Something many people experienced during the early days of the pandemic was the opportunity – or the urge – to reassess life as we know it.
For some, this led them to question their working identity and imagine a new one. For others, it allowed them to visualise the next stage in their career. And others started to reflect on the things that mattered to them – from making more time for life outside work to ensuring that work itself was purposeful. For everyone, it led to a new, highly personal definition of the meaning of work.
This introspection has both advantages and disadvantages for employers. The disadvantages stem from the fact that most types of work have typically been designed for productivity rather than purpose – not to mention meaningfulness. The advantage is that that by designing work to be more meaningful to employees, you increase their happiness and reduce the likelihood of stress and burnout.
So, how can employers make work more meaningful, especially if every employee has a different definition of what meaning is? The answer lies in flexibility. According to HSM Advisory founder, Lynda Gratton, giving people flexibility and autonomy over their work allows them to shape it in a way that supports their vision for a fuller life.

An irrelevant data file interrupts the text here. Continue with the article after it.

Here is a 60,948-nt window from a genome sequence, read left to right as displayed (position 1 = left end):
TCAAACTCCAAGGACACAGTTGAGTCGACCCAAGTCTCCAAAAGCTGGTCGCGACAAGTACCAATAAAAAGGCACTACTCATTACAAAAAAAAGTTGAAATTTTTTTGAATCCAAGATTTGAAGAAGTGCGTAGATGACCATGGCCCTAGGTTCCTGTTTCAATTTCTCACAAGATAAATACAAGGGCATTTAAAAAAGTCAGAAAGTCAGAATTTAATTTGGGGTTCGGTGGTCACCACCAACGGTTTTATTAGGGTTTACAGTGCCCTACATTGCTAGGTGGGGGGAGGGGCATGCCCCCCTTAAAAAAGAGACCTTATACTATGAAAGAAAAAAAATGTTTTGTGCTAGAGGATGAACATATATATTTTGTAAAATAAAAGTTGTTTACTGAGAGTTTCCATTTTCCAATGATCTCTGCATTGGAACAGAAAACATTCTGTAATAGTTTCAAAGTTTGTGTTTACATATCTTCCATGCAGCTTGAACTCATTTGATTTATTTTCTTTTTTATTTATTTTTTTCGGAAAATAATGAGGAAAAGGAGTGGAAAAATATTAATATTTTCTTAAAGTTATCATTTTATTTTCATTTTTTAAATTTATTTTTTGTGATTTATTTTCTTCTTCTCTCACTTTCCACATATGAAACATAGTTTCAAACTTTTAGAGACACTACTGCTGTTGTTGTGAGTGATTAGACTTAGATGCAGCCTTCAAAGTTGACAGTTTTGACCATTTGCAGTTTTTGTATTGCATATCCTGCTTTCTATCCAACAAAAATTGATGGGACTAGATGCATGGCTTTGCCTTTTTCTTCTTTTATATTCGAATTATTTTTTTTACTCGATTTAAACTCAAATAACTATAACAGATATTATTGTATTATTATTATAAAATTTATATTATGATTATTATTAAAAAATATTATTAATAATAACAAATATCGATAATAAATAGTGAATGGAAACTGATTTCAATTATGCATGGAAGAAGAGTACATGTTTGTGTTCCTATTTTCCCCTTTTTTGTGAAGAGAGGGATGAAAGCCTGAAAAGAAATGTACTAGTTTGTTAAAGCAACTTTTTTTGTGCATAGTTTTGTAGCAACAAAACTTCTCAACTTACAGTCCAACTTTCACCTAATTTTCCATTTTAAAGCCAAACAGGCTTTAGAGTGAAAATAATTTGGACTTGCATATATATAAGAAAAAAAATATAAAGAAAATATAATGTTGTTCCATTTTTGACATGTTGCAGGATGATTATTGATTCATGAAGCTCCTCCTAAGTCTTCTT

There are many ways of doing this – including classic approaches to flexible working. Here are three we recommend:
1. Discretionary time – where possible, give employees control over their time so that they have the freedom to be where they want to be – without experiencing conflict with where they need to be.
2. Job shaping – empower people to take the lead in crafting jobs that allow them to pursue what’s important to them.
3. Creating connections – organisations are great at bringing people together into collaborative teams – but what about encouraging networks of people to gather around shared interests and passions? Creating communities where people can swap ideas and experiences increases their sense of purpose – and can even lead to innovation.
What are the benefits of this approach? By creating a culture where employees can engage with what is important to them, you are also creating an environment that has purpose and value at its heart.
For a more in-depth exploration of this topic, read Founder of HSm Advisory, Lynda Gratton’s latest article for MIT Sloan Management Review, Flexibility is Key to Integrating Meaning and Work.